Swamp Motel’s three-part immersive sleuthing mystery Isklander is an ambitious remote experience that sends its players on a supernatural adventure, untangling the tendrils of a centuries-old secret society with the fate of the world on the line. But the entry point for the experience starts with surprisingly modest beginnings: players are invited to a meeting of the Plymouth Point Residents Watch, where a sweet older woman is worried that she hasn’t seen one of the neighbors in a while. It’s hard to overstate how charming this gradual entry into the world of Isklander is, and that reason alone would be enough to check out the show before its run concludes at the end of January.
It’s a particularly worthwhile experience for fans of alternate reality games, as it offers a fascinating example of how ARGs’ traditionally open-ended experience can be translated into a timed and ticketed event.
Breaking Down the Isklander Experience
The full Isklander experience plays out across three parts, with rapidly escalating stakes. In Plymouth Point (Part 1), the adventure begins with an investigation into the disappearance of Ivy Isklander, starting with a meeting of the local neighborhood watch for the apartment complex. The Mermaid’s Tongue (Part 2) starts pushing the narrative into supernatural territory in the hunt for an ancient artifact…that starts out in an online drawing class. The story wraps up in The Kindling Hour (Part 3), setting players in a head-to-head battle against a powerful organization…through a trial membership to an Equestrian Club.
These pretexts to enter the world of Isklander carry through the experience, leading to a customized video chat platform that serves as the experiential hub. While this initial website serves as a central collaborative platform, the full experience takes players on a journey across websites, social media platforms, and more to gather the intel needed to progress through each installment’s central mystery, serving as digital assistants to Isklander‘s various protagonists as the plot inexorably progresses to a climactic finish, with twists and turns to subvert players’ expectations. Narrative milestones are often rewarded with cinematic interludes that take full advantage of the show’s cast, including Lord of the Rings and LOST veteran Dominic Monaghan.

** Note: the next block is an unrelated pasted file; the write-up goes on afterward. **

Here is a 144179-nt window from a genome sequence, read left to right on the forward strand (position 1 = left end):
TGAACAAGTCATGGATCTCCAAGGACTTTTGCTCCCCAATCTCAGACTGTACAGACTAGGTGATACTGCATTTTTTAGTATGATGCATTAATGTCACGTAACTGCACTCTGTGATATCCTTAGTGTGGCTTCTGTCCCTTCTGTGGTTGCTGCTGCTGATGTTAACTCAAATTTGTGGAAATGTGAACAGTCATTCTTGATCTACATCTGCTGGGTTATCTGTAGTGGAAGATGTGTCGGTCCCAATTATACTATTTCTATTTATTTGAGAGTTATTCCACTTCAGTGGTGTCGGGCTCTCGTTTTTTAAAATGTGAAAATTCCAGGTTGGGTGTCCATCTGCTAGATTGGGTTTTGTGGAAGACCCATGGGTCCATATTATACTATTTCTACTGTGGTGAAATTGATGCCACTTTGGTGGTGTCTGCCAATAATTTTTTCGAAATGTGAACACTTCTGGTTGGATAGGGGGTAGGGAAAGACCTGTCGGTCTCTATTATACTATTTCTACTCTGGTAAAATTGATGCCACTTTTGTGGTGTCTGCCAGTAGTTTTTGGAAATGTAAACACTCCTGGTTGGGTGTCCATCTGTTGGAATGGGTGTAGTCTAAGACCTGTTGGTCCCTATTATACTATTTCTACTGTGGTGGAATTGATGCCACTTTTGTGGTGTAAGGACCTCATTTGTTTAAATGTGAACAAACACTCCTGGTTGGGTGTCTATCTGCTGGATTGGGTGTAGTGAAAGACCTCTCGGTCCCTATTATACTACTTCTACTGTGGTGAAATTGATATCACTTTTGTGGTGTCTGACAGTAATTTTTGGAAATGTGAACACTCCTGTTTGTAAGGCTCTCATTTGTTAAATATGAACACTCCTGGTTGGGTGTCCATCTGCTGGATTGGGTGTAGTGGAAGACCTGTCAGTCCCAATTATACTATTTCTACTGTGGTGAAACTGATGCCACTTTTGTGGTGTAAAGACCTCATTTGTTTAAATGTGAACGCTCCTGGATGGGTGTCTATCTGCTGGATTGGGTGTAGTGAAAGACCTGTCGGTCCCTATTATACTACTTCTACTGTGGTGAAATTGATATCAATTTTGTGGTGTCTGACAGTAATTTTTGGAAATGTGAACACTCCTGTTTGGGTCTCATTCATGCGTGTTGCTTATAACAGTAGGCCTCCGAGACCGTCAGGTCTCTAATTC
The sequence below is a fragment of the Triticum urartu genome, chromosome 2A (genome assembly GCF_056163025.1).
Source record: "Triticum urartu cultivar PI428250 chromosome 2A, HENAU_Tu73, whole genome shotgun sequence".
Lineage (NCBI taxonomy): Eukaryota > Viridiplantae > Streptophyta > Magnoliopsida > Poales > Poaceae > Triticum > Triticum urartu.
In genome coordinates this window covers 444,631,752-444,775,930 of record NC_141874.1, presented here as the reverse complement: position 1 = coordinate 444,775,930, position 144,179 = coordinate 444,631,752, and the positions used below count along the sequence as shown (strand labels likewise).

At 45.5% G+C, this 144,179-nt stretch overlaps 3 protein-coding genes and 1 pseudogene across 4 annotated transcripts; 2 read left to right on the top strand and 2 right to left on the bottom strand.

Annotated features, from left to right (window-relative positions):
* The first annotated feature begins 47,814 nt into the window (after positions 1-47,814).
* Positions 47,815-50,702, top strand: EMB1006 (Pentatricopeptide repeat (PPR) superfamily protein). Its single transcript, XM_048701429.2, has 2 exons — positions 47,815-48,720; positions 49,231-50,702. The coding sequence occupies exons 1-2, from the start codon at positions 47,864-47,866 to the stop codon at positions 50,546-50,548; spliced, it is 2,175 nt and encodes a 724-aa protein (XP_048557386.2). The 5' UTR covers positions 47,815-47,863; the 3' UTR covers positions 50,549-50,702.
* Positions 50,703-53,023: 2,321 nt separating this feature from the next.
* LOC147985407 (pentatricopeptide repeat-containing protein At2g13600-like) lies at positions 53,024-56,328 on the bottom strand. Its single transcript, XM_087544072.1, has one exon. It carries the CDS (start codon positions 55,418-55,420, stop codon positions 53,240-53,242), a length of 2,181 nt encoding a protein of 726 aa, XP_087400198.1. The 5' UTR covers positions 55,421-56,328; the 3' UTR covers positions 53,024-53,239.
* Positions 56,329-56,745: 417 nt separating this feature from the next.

While the narrative of Isklander takes quite a few twists and turns, the experience itself is fairly linear. Solving each successive challenge unlocks the next one. For players who treat Isklander like a typical escape room, it’s possible to blow through the various puzzle challenges fairly quickly, and get pleasantly surprised by the shocking conclusions to each installment. However, the real joy of playing through Isklander is treating it like an interactive mystery novel, taking the time to chew over the narrative crumbs left behind to figure out the various twists and turns before they hit.
When the group I assembled for Isklander tackled Plymouth Point, we treated the experience like a digital escape room, and had players fan out to investigate the sprawling ecosystem created for the game in parallel. By focusing on puzzle progression, we made it through the experience quickly but missed out on the meat of the experience. For The Mermaid’s Tongue and The Kindling Hour, focusing on a more leisurely exploration of the story improved the experience immeasurably. Isklander relies heavily on ARG-style puzzles, so experienced players should be able to handle Isklander as a solo experience, and small groups are best served pacing themselves, to fully take in the details.
A Not-So Brief Aside: Two Types of “ARG Puzzles”
While Isklander structurally resembles many of the digital escape rooms that have emerged over the past few years, the nature of its puzzles put it much more closely aligned to what you would find in alternate reality games, prioritizing narrative over puzzle. But to unpack that, it’s necessary to discuss puzzles more broadly.